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hus, while the Rebels concentrated, from Richmond on the south to Winchester on the north, all their available strength upon Manassas, and had it in hand before the close of the battle, McDowell had but little more than a third of our corresponding forces wherewith to oppose it — he acting on the offensive. In other words. we fought with 35,000 men, a battle in which we might and should have had 75,000. IV The Rebels were kept thoroughly acquainted by their confederates, left by Davis, Floyd, etc., in our service, with everything that took place or was meditated Mr. Julius Bing, a German by birth but British by naturalization, who was on the battlefield as a spectator, and was there taken prisoner, and conducted next morning to Beauregard's Headquarters, whence he was sent to Richmond, and who seems to have had the faculty of making himself agreeable to either side, stated, after his return, that among the men he met at Beauregard's Headquarters, at the Junction, was Col. Jor
eports, etc., 597. Bendix, Col., (Union,) 529; 530. Benham, Gen., 525; on Floyd's retreat, 526. Benning, Henry L., in Dem. Convention, 315. Benton, Col. Fort Pickens besieged, 412. Flour, annual product of, by 8th census, 22. Floyd, John, Governor of Va., sympathizes with the Nullifiers, 100. Floyd, John B.Floyd, John B., his opinion on the Cuba question, 268; his disposition of the Federal forces in Texas, 840; resigns his post of Secretary War; schedule of his order for transfer oans, Gen., wins the battle of Rich Mountain, 522; captures Pegram, 523; attacks Floyd at Carnifex Ferry, 525; attempts to surprise the Rebels at Gauley Mount, 526. n, 290; 293: killed at Cheat Mountain, 526. Washington City, 407 ; frauds of Floyd and Baily at, 410-11; arrival of Col. Hayne at, 412; inauguration of President wn, 293; 294; 329; commands the Rebels in West Virginia, 522; 524; outranked by Floyd, etc., 525. Wisconsin, 215; 300; 301. Wistar, Lieut.-Col., at Ball's Bluff,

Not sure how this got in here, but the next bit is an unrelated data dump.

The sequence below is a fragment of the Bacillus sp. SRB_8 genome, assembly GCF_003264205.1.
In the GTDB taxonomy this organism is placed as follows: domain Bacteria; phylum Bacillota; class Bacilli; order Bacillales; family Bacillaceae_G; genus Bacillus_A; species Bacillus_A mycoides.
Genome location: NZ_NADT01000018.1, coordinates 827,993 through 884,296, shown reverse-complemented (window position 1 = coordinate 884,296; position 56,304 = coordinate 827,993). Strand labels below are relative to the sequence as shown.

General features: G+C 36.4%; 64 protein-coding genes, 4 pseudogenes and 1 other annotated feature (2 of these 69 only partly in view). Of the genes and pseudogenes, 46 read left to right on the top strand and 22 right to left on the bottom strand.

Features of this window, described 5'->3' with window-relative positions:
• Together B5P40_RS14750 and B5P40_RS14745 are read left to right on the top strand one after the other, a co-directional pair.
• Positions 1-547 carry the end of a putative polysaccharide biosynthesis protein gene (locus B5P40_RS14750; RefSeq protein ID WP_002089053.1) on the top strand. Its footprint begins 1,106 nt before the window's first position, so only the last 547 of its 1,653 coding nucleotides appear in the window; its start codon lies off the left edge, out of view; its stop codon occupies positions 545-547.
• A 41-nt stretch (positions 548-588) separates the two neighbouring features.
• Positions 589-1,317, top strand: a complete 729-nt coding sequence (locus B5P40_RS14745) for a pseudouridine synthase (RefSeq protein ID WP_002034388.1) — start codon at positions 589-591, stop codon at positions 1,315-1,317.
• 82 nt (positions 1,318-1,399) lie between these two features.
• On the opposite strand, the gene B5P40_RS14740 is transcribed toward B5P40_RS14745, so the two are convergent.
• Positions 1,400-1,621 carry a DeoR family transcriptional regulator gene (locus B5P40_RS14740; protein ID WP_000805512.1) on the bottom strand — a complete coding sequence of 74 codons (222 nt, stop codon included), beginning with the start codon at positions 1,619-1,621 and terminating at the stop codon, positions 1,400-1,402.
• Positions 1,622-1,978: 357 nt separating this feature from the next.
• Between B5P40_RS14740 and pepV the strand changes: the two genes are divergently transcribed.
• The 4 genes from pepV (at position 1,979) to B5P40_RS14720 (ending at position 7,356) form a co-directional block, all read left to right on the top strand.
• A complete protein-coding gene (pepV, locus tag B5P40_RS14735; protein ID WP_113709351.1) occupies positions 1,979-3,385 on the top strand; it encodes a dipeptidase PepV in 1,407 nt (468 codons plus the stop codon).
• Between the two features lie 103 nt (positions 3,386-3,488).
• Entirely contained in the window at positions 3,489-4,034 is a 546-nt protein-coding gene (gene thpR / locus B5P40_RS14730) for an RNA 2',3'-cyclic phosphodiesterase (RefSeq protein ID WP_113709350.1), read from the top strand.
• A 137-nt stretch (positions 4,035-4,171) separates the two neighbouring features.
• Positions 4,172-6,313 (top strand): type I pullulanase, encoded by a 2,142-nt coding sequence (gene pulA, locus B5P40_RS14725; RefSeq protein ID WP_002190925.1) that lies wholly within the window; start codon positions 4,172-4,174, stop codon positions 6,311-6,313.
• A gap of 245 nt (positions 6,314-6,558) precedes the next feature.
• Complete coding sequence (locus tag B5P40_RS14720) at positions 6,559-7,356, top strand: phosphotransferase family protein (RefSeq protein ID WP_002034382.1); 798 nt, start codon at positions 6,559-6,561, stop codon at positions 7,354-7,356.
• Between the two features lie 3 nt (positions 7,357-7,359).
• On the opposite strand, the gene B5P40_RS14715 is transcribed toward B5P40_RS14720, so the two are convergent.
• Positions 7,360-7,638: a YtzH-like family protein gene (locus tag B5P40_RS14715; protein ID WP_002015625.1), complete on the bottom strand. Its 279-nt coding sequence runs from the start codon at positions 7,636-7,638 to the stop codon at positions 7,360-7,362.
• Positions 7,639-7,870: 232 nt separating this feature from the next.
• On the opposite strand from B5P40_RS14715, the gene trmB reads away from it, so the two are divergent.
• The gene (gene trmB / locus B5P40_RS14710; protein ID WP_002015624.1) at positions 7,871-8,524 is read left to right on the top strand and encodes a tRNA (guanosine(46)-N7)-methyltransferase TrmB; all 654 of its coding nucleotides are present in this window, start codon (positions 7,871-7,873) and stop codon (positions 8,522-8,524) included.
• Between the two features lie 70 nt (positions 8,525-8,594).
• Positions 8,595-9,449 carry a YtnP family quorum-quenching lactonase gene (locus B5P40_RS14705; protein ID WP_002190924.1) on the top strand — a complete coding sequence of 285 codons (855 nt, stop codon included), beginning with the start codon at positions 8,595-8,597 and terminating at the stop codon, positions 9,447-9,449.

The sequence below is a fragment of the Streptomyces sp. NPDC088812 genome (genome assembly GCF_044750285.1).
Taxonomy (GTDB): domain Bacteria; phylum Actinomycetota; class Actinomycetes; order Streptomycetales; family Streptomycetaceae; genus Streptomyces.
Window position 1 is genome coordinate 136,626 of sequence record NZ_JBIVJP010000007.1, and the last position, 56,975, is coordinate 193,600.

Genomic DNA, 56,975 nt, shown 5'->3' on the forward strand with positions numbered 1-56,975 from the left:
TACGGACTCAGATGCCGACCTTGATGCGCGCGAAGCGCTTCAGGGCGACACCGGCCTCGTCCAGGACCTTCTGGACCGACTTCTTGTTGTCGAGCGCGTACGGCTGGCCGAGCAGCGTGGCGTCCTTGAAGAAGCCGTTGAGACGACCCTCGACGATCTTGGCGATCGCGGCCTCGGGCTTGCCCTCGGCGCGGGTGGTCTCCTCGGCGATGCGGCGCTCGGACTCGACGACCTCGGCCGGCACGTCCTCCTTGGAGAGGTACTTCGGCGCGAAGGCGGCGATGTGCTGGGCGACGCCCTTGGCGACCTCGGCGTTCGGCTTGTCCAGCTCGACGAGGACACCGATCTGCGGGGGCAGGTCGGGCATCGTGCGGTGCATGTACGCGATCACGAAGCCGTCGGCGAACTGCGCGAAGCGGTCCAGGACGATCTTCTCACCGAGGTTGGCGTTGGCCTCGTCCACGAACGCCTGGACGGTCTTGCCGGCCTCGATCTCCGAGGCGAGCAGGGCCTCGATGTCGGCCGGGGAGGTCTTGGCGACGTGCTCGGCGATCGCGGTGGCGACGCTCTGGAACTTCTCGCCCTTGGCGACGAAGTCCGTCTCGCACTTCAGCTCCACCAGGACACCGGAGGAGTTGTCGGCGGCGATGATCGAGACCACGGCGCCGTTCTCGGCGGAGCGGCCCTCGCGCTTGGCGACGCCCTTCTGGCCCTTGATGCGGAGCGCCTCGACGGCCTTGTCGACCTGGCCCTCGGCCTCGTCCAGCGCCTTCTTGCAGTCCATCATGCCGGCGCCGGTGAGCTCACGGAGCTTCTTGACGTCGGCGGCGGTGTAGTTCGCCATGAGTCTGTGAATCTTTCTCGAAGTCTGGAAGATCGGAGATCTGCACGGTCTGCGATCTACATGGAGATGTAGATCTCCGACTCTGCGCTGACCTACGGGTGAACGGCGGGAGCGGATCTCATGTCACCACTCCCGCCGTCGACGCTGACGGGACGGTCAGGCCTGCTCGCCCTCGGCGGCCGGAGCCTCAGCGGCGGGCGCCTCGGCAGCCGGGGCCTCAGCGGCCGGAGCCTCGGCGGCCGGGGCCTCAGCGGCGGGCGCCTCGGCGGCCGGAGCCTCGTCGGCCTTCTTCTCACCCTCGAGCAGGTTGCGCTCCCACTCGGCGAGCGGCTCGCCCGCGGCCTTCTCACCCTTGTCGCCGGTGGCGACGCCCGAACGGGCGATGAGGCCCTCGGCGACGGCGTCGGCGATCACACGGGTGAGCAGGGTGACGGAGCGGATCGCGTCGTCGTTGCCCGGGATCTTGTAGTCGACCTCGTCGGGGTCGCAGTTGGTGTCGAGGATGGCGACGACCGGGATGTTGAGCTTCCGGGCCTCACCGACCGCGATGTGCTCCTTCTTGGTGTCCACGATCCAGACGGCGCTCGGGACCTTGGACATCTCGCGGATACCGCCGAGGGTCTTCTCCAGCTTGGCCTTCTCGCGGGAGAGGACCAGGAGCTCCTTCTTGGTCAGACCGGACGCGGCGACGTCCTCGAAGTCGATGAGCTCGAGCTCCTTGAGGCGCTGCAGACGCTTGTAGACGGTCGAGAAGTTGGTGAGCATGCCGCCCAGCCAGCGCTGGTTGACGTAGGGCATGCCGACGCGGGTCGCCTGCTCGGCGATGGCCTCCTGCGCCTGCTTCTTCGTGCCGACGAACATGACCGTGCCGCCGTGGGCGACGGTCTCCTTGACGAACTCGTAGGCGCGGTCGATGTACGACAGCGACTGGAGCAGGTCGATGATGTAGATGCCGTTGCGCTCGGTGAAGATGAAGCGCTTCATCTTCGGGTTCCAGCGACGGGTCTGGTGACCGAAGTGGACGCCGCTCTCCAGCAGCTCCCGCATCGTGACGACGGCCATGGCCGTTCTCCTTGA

hen, soon after Mr. Lincoln's election, but months prior to his inauguration, Gen. David E. Twiggs was dispatched by Secretary Floyd from New Orleans to San Antonio, and assigned to the command of the department, it was doubtless understood between s was to betray this entire force, or so much of it as possible, into the hands of the yet undeveloped traitors with whom Floyd was secretly in league. Twiggs's age and infirmities had for some time excused him from active service, until this ungra fellow-traitors who had cast off all disguise, were shamefully violated. Col. C. A. Waite, who, after the withdrawal of Floyd from tho Cabinet, had been sent down to supersede Twiggs in his command, reached San Antonio the morning after the capituch a substitution as they desired; and thus Col. Loring, a North Carolinian, deep in their counsels, had been sent out by Floyd, in the Spring of 1860, to take command of the department of New Mexico, while Col. G. B. Crittenden, a Kentuckian, of li